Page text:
Rideshare battle continues in Seattle as council entertains union
Political skirmishes over rideshare services such as Uber and Lyft in Seattle are quiet. But the battle between unions and independent drivers continues.
“I’m a fairly liberal guy, it’s sort of weird for me being on your talk show,” rideshare driver Michael Wolfe told KIRO Radio’s Dori Monson. “When you are dealing with an employer/employee relationship, unions may be a good thing. But when we are talking about independent contractors having a contract with a company, a union relationship just doesn’t belong in there. That’s why there is litigation. That’s why if you look at it, it can be construed as price-fixing. And that’s the argument we are making in front of the 9th Circuit Court of Appeals.”
Seattle unanimously passed a rideshare unionization ordinance in 2015. It is still on hold, however, as it faces legal challenges. Drivers like Wolfe argue the Teamsters are working hand-in-hand with city officials to push rideshare drivers into joining a union, or out of town. That’s not all. Wolfe claims city officials are currently considering how to regulate rideshare rates.
The appeal of services like Uber and Lyft, however, is that drivers are contractors and therefore bypass an employee/employer situation. It’s known as a “Transportation network company” or TNC. Drivers choose when they drive and how often. Many drive in addition to their full-time jobs.
Wolfe is a member of Drive Forward Seattle — an organization opposed to Seattle’s union goals. The organization was created by Uber and Eastside for Hire. Wolfe says he makes about $28-30 an hour each week. Other drivers do the same, depending on mileage and how much they drive, he says. Uber reports that most of its Seattle drivers earn between $19-21 an hour, before expenses.
Rideshare battle in Seattle
Rideshare drivers and union supporters crowded the city council’s March 20 Governance, Equity, and Technology Committee. During public comment, some drivers mentioned they had previously met with Councilmember Bruce Harrell. Teamsters 117 representative Dawn Gearhardt argued that TNC drivers earn mere dollars compared to taxi drivers (around $3.37 an hour) — not the $30 per hour that Wolfe boasts. Harrell said that he allowed public testimony about regulating rideshare prices because it is part of the council’s work plan. Rideshare issues were not on the meeting’s agenda, however.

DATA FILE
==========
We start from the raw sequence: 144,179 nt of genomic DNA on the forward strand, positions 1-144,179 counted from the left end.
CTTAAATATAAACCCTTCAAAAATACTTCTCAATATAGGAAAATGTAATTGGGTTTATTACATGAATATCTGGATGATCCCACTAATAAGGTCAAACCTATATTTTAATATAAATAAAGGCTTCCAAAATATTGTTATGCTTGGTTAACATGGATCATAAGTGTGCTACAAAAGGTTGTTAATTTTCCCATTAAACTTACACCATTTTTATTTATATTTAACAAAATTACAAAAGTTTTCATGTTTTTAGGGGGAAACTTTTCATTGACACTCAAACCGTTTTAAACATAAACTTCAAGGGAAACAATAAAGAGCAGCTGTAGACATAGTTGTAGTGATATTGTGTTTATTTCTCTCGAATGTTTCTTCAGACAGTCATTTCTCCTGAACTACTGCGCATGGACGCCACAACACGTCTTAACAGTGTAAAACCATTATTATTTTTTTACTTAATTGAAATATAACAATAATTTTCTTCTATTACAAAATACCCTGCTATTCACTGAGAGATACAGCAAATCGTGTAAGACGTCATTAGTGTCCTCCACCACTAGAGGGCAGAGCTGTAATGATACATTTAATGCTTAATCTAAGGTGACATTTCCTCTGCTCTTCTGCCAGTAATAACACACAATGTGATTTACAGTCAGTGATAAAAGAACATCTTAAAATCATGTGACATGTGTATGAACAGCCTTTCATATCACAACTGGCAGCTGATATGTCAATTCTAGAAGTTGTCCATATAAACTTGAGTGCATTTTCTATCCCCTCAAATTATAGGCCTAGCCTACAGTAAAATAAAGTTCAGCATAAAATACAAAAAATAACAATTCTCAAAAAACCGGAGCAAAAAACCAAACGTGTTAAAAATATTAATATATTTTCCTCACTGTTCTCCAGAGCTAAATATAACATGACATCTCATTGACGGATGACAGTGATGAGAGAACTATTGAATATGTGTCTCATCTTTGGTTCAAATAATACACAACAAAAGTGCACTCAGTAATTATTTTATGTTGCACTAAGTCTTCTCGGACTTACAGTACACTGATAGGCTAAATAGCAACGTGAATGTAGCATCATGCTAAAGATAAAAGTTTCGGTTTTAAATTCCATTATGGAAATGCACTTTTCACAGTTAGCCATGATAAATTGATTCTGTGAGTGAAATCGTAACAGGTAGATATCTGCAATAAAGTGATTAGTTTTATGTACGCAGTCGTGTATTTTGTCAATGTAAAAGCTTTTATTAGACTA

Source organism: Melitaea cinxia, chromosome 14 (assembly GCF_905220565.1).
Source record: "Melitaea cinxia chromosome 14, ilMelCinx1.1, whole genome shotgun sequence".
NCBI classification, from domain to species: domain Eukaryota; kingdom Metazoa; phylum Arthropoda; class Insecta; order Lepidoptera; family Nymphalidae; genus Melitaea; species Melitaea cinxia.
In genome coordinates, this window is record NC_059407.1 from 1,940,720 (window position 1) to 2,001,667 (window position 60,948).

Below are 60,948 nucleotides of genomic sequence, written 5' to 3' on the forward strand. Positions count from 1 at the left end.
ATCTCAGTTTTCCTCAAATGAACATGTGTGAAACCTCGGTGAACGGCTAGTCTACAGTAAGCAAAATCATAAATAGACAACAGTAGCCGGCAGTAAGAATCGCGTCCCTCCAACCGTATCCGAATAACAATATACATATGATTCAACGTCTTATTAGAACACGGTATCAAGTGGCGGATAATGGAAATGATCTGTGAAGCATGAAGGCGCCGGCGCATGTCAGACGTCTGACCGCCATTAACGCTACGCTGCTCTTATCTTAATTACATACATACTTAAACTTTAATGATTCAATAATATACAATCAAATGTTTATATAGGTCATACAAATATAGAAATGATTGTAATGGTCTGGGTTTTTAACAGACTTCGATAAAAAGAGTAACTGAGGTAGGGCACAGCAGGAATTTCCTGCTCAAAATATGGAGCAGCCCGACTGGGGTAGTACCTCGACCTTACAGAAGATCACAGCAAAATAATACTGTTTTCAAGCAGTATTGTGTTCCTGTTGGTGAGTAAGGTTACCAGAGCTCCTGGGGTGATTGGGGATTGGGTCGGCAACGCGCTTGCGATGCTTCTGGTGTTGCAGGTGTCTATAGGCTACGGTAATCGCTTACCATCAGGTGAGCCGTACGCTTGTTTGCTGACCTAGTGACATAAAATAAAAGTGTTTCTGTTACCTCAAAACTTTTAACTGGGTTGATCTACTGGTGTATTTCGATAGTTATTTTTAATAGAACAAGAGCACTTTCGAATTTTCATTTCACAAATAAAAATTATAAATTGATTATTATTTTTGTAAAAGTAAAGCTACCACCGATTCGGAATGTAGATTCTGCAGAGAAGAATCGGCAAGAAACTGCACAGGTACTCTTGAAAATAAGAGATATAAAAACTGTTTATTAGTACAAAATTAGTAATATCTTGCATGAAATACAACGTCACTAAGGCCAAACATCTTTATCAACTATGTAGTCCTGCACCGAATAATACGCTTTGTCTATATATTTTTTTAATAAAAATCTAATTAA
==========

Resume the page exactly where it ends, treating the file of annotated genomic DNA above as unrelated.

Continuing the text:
Wolfe argues that the public testimony was stacked with people in favor of the Teamsters’ goals. No one in opposition was notified of the opportunity to comment. He also says that it’s clear the city is operating in tandem with the union out of public view.
“From my viewpoint, every industry needs a little bit of regulation …” Wolfe said. “But while these rooms are not smoke-filled anymore, there are certainly backroom dealings going on between the city council and the Teamsters. For example, during this whole collective bargaining ordinance issue and litigation, the city hired the same law firm that represents the Teamsters. So we’re still seeing some old ways of doing business out of the city.”
Unions, Seattle, and rideshares
Seattle faced legal challenges to its rideshare union ordinance since it passed. One case was thrown out. Another continues in court. An injunction on that ordinance is still in effect, however. The March 20 meeting featured rideshare drivers who argued that Uber and Lyft are taxi services. But Wolfe counters that, saying there are plenty of rideshare contractors who do not agree with the union’s aims.
The council is now considering regulating fees for rideshare drivers. Wolfe says this will hurt those drivers (private contractors) to the benefit of the taxi driver union.
“There’s a long history of them being in bed, so to speak, with the Teamsters union trying to drive Uber and Lyft out of Seattle,” Wolfe said. “It’s this pattern they established back in 2014. Teamsters went to them and said, ‘Hey, limit the number of drivers on the road at any one time because they are stealing money from our member cabs.’ That didn’t work. So now they tried to pass a collective bargaining ordinance that would mandate drivers be part of a union. We know that Uber and Lyft probably aren’t going to be able to do that. And legally, it’s questionable because we are all independent contractors. So they’ve been dishonest about how they are approaching regulating Uber and Lyft in the city.”